Cnidarians compose a huge number of species, including jellyfish and coral, and coral reefs in particular are some of the most diverse ecosystems on the planet, which translates into a huge amount of economic, medical and environmental benefits for humans all over the world. If these unique and rich systems are lost, serious environmental impacts are likely to follow, in addition to the important implications for medical research and local economies.
In terms of environmental benefits, many coral reefs act as a protective barrier for nearby shorelines. This is especially important in the case of nearby cities or coastal settlements, as the reef naturally prevents damage from waves and erosion. Ports and harbors also benefit from this natural deterrent, and often form the economic heart of coastal communities.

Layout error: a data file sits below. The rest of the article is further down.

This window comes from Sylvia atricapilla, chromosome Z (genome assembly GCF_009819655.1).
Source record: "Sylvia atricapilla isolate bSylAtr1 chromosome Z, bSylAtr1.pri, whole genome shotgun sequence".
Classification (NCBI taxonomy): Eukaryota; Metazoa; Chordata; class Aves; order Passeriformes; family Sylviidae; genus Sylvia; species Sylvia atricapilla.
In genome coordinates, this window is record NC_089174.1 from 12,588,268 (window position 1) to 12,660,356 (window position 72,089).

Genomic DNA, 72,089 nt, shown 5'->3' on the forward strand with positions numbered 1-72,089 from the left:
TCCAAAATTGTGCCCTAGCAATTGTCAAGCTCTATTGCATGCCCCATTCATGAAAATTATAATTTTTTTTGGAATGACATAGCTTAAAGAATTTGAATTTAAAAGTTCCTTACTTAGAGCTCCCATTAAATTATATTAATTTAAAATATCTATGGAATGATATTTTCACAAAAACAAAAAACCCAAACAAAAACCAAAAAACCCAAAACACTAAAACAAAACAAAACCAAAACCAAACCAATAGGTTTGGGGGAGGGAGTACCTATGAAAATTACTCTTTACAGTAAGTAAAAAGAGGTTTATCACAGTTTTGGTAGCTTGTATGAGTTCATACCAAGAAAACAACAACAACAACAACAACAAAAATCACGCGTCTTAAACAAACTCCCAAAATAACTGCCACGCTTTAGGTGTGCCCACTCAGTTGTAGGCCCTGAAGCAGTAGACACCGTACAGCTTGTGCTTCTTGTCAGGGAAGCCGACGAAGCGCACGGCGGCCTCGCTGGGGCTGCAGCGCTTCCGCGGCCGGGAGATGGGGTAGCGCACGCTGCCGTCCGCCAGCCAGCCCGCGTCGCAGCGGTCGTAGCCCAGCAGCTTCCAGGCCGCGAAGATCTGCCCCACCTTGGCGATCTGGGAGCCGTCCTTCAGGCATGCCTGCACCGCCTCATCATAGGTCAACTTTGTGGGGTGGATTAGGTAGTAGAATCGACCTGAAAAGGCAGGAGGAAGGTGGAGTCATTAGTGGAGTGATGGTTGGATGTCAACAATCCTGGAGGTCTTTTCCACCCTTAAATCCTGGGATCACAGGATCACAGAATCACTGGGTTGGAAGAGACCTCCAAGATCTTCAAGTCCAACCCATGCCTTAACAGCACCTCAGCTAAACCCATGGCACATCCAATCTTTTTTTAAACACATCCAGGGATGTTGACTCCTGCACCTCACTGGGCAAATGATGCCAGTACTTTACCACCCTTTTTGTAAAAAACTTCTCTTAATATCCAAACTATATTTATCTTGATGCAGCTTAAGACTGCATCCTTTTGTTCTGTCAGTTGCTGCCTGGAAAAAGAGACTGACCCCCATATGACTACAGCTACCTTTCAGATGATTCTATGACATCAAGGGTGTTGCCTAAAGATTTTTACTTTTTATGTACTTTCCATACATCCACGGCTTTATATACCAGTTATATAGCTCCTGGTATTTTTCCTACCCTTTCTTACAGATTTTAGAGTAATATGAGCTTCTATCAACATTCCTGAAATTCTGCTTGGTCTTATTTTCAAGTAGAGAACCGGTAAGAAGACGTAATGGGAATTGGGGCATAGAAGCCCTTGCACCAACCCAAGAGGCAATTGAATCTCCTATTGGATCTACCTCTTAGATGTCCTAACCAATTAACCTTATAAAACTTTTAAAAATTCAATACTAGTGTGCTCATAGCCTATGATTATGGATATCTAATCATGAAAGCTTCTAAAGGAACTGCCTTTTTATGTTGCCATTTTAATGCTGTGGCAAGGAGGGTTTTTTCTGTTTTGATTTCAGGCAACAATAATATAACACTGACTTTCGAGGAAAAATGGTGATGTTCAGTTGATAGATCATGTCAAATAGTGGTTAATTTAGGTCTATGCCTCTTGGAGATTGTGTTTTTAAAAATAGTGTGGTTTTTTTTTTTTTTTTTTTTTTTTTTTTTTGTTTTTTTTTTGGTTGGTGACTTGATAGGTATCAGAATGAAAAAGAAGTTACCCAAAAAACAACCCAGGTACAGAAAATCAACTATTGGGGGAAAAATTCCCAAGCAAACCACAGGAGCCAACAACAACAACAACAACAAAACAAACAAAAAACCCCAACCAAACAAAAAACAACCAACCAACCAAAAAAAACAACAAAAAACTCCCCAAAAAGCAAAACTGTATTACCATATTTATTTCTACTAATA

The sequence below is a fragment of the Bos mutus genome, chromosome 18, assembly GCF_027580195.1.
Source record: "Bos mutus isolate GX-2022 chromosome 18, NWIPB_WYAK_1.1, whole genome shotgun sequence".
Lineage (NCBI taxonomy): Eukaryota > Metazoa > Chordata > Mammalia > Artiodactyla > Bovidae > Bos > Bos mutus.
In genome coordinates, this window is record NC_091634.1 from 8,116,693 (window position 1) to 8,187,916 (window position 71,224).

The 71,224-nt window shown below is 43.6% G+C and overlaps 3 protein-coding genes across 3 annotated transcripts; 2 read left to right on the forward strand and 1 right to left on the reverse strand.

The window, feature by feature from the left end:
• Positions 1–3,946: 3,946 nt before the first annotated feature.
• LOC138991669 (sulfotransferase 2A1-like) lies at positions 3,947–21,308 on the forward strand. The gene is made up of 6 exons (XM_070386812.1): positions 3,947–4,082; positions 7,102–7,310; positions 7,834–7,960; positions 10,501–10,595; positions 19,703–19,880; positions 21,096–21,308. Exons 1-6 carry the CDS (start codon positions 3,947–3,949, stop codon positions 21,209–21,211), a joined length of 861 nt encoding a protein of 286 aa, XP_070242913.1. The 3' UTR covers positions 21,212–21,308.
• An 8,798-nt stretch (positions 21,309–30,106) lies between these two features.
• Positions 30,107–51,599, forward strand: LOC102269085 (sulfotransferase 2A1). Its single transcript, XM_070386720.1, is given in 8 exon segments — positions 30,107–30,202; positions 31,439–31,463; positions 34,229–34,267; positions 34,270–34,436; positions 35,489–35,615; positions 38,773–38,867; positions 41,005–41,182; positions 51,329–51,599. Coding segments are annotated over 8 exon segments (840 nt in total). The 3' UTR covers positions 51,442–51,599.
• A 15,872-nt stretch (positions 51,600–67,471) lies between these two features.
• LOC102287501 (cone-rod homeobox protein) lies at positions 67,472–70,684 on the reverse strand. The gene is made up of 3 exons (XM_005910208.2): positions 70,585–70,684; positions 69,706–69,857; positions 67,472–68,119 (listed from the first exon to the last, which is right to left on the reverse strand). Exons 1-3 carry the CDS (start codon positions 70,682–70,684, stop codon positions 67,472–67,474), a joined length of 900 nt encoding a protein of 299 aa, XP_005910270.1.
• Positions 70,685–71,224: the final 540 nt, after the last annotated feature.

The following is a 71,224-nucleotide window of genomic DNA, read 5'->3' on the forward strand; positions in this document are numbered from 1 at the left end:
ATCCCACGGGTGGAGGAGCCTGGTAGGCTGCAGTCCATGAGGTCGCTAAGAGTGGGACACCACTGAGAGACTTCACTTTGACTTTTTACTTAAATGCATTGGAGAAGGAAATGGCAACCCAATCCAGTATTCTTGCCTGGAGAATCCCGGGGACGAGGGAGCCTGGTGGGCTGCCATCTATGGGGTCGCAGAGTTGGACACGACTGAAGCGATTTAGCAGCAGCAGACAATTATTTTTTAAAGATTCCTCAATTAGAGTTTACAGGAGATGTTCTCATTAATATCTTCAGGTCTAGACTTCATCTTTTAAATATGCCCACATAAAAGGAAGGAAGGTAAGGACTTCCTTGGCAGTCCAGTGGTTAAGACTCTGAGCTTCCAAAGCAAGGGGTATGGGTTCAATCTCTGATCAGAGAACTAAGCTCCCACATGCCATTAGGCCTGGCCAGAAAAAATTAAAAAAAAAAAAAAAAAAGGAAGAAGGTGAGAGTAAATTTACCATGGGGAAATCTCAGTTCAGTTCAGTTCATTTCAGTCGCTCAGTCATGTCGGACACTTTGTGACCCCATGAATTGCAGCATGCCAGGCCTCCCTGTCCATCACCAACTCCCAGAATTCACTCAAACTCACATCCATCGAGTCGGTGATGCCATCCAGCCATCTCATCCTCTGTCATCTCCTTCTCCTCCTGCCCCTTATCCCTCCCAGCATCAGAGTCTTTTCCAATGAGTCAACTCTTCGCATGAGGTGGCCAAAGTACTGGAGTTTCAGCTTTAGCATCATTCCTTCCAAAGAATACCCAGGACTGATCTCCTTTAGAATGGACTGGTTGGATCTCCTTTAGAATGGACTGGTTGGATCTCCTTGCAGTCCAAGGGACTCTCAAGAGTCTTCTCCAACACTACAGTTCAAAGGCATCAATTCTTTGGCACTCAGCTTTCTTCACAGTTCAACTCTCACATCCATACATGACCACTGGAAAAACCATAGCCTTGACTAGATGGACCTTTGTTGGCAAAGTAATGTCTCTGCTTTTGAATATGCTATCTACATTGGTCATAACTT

A coral reef can support around 4,000 species of fish alone, and there are often many more species dependent on this underwater environment. Medical science has major interest in these environments, due to the fact that many new drugs, cures and new medicines have already been discovered, with the potential for many more advancements.
Economically, coral reefs are extremely important, with the Florida Keys coral reefs estimated to be worth in the region of more than $7 billion dollars. Similar financial importance can be found at almost all other coral reefs worldwide.